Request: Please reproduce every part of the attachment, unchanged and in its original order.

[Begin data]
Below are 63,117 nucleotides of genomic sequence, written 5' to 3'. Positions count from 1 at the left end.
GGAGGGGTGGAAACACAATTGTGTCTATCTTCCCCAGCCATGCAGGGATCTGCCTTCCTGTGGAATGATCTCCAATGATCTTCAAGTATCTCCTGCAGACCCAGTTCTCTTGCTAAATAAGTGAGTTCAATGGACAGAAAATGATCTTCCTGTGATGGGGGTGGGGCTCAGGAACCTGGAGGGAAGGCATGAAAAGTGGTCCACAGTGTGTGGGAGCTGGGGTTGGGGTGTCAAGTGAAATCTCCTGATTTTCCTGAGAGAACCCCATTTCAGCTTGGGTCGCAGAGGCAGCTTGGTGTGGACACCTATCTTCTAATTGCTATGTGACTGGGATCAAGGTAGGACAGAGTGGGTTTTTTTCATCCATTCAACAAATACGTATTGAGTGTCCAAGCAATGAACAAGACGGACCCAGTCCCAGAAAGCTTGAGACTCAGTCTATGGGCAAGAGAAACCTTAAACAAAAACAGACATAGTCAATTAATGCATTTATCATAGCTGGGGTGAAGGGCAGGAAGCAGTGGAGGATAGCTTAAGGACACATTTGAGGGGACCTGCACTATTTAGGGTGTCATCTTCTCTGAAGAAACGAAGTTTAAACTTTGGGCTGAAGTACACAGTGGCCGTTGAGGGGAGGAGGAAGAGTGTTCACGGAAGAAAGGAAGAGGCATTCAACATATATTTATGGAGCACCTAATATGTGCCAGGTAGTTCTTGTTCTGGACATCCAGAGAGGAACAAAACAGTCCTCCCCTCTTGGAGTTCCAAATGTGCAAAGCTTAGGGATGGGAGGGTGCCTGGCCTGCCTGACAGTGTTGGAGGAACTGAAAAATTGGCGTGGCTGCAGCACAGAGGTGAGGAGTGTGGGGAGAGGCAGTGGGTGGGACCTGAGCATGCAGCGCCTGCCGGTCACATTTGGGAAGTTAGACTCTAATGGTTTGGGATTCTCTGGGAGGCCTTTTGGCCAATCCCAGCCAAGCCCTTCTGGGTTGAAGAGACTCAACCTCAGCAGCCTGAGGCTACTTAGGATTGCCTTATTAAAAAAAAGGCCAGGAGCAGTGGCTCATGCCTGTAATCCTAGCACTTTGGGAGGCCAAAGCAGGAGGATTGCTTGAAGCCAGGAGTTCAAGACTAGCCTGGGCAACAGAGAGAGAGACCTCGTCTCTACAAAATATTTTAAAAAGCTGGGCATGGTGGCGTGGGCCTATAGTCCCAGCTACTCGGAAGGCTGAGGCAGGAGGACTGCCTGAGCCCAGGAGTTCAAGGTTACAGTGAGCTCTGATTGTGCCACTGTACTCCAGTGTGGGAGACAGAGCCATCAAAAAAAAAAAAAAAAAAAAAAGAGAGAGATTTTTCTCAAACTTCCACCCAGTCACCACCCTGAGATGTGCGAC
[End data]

Below are 63,117 nucleotides of genomic sequence, written 5' to 3'. Positions count from 1 at the left end.
GGAGGGGTGGAAACACAATTGTGTCTATCTTCCCCAGCCATGCAGGGATCTGCCTTCCTGTGGAATGATCTCCAATGATCTTCAAGTATCTCCTGCAGACCCAGTTCTCTTGCTAAATAAGTGAGTTCAATGGACAGAAAATGATCTTCCTGTGATGGGGGTGGGGCTCAGGAACCTGGAGGGAAGGCATGAAAAGTGGTCCACAGTGTGTGGGAGCTGGGGTTGGGGTGTCAAGTGAAATCTCCTGATTTTCCTGAGAGAACCCCATTTCAGCTTGGGTCGCAGAGGCAGCTTGGTGTGGACACCTATCTTCTAATTGCTATGTGACTGGGATCAAGGTAGGACAGAGTGGGTTTTTTTCATCCATTCAACAAATACGTATTGAGTGTCCAAGCAATGAACAAGACGGACCCAGTCCCAGAAAGCTTGAGACTCAGTCTATGGGCAAGAGAAACCTTAAACAAAAACAGACATAGTCAATTAATGCATTTATCATAGCTGGGGTGAAGGGCAGGAAGCAGTGGAGGATAGCTTAAGGACACATTTGAGGGGACCTGCACTATTTAGGGTGTCATCTTCTCTGAAGAAACGAAGTTTAAACTTTGGGCTGAAGTACACAGTGGCCGTTGAGGGGAGGAGGAAGAGTGTTCACGGAAGAAAGGAAGAGGCATTCAACATATATTTATGGAGCACCTAATATGTGCCAGGTAGTTCTTGTTCTGGACATCCAGAGAGGAACAAAACAGTCCTCCCCTCTTGGAGTTCCAAATGTGCAAAGCTTAGGGATGGGAGGGTGCCTGGCCTGCCTGACAGTGTTGGAGGAACTGAAAAATTGGCGTGGCTGCAGCACAGAGGTGAGGAGTGTGGGGAGAGGCAGTGGGTGGGACCTGAGCATGCAGCGCCTGCCGGTCACATTTGGGAAGTTAGACTCTAATGGTTTGGGATTCTCTGGGAGGCCTTTTGGCCAATCCCAGCCAAGCCCTTCTGGGTTGAAGAGACTCAACCTCAGCAGCCTGAGGCTACTTAGGATTGCCTTATTAAAAAAAAGGCCAGGAGCAGTGGCTCATGCCTGTAATCCTAGCACTTTGGGAGGCCAAAGCAGGAGGATTGCTTGAAGCCAGGAGTTCAAGACTAGCCTGGGCAACAGAGAGAGAGACCTCGTCTCTACAAAATATTTTAAAAAGCTGGGCATGGTGGCGTGGGCCTATAGTCCCAGCTACTCGGAAGGCTGAGGCAGGAGGACTGCCTGAGCCCAGGAGTTCAAGGTTACAGTGAGCTCTGATTGTGCCACTGTACTCCAGTGTGGGAGACAGAGCCATCAAAAAAAAAAAAAAAAAAAAAAGAGAGAGATTTTTCTCAAACTTCCACCCAGTCACCACCCTGAGATGTGCGAC